• Instant rapid-rise yeast: Boasting higher viability and increased CO2 production, instant rapid-rise yeast is dried at more gentle temperatures than active dry, so more yeast cells survive this drying step. Bakers can add instant rapid-rise yeast directly to the flour, eliminating the need for prehydration. Because instant rapid-rise yeast produces carbon dioxide more vigorously than active dry yeast, these two forms of yeast should not be used interchangeably.

Granules of active dry yeast
Photo credit: Mai Nguyen

Instant rapid-rise yeast
Photo credit: Mai Nguyen

How does this tiny organism transform a dense blob of dough into a puffy masterpiece? To harness its leavening power, we rely on the phenomenon of fermentation. In the first steps of bread baking, water, yeast, flour, and salt are combined. Kneading hydrates the flour and after just a few minutes of manipulation, the dough becomes noticeably stretchier and more pliable. Water enables individual protein molecules in the dough, glutenin and gliadin, to link together to form long, elastic chains of a protein called gluten. These individual gluten strands combine to form a mesh-like network which gives bread its structure and chewy texture (2). Meanwhile, the addition of water also activates enzymes in the flour known as amylases which break down the flour’s starches into simple sugars, providing food for the yeasts (3).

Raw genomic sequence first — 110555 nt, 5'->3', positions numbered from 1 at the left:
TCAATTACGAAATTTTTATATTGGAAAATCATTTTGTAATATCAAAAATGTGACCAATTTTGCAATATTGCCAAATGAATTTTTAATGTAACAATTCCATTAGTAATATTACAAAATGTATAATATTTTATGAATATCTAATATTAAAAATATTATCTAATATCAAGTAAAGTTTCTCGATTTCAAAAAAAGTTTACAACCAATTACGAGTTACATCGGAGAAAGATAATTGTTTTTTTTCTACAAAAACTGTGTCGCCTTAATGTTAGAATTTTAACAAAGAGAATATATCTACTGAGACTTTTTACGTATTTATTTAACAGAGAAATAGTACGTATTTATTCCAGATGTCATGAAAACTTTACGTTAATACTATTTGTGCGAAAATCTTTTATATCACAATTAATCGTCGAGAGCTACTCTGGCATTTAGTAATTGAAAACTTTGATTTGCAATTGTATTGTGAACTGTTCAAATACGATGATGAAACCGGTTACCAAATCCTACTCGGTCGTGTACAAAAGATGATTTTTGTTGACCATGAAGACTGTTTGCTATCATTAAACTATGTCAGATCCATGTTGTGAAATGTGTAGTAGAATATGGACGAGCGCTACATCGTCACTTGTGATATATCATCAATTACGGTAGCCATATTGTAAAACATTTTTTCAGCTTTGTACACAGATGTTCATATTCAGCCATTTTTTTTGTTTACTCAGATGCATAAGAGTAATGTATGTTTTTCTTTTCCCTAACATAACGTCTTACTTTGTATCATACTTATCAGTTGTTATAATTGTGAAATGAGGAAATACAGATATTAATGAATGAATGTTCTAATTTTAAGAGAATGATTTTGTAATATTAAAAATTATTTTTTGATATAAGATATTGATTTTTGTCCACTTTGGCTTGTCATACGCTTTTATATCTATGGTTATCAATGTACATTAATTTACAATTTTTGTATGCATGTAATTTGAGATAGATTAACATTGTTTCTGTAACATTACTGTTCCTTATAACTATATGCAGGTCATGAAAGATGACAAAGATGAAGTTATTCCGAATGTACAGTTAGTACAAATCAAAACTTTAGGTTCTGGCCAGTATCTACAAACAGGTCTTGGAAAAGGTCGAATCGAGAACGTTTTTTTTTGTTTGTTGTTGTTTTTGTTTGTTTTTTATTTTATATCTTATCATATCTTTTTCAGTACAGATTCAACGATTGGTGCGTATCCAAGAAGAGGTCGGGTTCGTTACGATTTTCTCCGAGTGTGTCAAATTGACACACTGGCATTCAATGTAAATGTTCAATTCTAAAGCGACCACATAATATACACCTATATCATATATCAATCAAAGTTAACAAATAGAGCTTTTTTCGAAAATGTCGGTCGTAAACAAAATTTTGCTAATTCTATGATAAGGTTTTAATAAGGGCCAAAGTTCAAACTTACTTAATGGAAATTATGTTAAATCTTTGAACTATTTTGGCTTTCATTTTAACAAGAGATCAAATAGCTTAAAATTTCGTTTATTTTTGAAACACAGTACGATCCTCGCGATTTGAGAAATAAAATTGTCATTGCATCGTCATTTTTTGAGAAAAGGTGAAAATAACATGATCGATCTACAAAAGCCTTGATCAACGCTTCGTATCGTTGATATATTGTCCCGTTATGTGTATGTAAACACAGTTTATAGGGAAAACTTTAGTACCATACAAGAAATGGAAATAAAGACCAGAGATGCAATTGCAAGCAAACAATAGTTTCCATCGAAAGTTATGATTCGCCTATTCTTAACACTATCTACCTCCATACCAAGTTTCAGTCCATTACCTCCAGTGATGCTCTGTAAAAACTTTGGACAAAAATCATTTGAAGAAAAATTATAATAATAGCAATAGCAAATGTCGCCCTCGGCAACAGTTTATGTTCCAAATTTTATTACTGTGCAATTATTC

The yeasts feed on these simple sugars and convert them into ethanol and carbon dioxide gas (CO2). This is where the magic begins. As carbon dioxide is released into the dough, it becomes trapped in the gluten matrix. As more and more CO2 bubbles form, the protein network stretches, inflating the dough. Depending on the recipe, dough can spend between an hour to several days rising and can expand two to four times its original size. This initial rising step is often referred to as bulk fermentation.

Like many other types of yeasted breads, a classic yeast-based recipe for cinnamon rolls calls for two rising steps. After the dough has been kneaded and has undergone bulk fermentation, it’s time to roll out the dough and shape it to prepare it for the second rising step, known as proofing. Many recipes for yeasted breads will instruct you to “punch down” dough after the initial rise. In this step, we turn and fold the dough, fill it with a cinnamon-sugar mixture, shape it into coils, and allow them to rise into bloated versions of their former selves (2). This “punching down” or turning step serves a couple of purposes: it stretches the gluten and expels excess CO2 buildup trapped in the dough from the bulk fermentation step, which can inhibit any further yeast activity. Handling the dough at this stage also redistributes yeast, moisture, heat, and sugars throughout the dough for optimal lift and flavor.